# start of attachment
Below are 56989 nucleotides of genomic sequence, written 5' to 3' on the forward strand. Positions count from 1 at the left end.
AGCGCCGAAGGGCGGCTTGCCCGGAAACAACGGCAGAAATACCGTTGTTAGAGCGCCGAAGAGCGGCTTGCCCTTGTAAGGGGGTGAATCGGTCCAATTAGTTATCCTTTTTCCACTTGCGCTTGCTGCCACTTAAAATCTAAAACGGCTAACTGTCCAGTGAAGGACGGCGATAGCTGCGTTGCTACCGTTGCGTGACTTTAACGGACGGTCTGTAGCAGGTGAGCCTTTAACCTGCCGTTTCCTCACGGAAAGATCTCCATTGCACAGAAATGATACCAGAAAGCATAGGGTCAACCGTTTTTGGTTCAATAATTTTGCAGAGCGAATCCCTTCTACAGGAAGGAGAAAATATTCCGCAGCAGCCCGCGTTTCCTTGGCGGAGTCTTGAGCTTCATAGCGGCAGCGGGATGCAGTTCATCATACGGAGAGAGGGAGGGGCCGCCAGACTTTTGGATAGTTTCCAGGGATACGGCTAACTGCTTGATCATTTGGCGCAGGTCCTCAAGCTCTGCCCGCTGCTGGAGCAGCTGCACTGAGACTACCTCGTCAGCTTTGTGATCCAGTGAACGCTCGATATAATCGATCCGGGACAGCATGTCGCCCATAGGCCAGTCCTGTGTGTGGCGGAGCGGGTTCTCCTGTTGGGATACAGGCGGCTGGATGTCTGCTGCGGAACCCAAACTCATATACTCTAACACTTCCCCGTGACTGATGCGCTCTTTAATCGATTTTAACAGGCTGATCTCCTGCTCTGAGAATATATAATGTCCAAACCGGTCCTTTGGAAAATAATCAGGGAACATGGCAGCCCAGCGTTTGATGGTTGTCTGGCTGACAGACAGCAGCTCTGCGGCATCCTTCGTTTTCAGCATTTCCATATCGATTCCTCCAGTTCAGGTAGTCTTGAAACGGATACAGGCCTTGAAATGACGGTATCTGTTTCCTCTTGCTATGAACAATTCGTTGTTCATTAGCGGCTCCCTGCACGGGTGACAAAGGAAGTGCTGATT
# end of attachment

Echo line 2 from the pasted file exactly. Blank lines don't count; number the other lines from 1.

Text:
AGCGCCGAAGGGCGGCTTGCCCGGAAACAACGGCAGAAATACCGTTGTTAGAGCGCCGAAGAGCGGCTTGCCCTTGTAAGGGGGTGAATCGGTCCAATTAGTTATCCTTTTTCCACTTGCGCTTGCTGCCACTTAAAATCTAAAACGGCTAACTGTCCAGTGAAGGACGGCGATAGCTGCGTTGCTACCGTTGCGTGACTTTAACGGACGGTCTGTAGCAGGTGAGCCTTTAACCTGCCGTTTCCTCACGGAAAGATCTCCATTGCACAGAAATGATACCAGAAAGCATAGGGTCAACCGTTTTTGGTTCAATAATTTTGCAGAGCGAATCCCTTCTACAGGAAGGAGAAAATATTCCGCAGCAGCCCGCGTTTCCTTGGCGGAGTCTTGAGCTTCATAGCGGCAGCGGGATGCAGTTCATCATACGGAGAGAGGGAGGGGCCGCCAGACTTTTGGATAGTTTCCAGGGATACGGCTAACTGCTTGATCATTTGGCGCAGGTCCTCAAGCTCTGCCCGCTGCTGGAGCAGCTGCACTGAGACTACCTCGTCAGCTTTGTGATCCAGTGAACGCTCGATATAATCGATCCGGGACAGCATGTCGCCCATAGGCCAGTCCTGTGTGTGGCGGAGCGGGTTCTCCTGTTGGGATACAGGCGGCTGGATGTCTGCTGCGGAACCCAAACTCATATACTCTAACACTTCCCCGTGACTGATGCGCTCTTTAATCGATTTTAACAGGCTGATCTCCTGCTCTGAGAATATATAATGTCCAAACCGGTCCTTTGGAAAATAATCAGGGAACATGGCAGCCCAGCGTTTGATGGTTGTCTGGCTGACAGACAGCAGCTCTGCGGCATCCTTCGTTTTCAGCATTTCCATATCGATTCCTCCAGTTCAGGTAGTCTTGAAACGGATACAGGCCTTGAAATGACGGTATCTGTTTCCTCTTGCTATGAACAATTCGTTGTTCATTAGCGGCTCCCTGCACGGGTGACAAAGGAAGTGCTGATT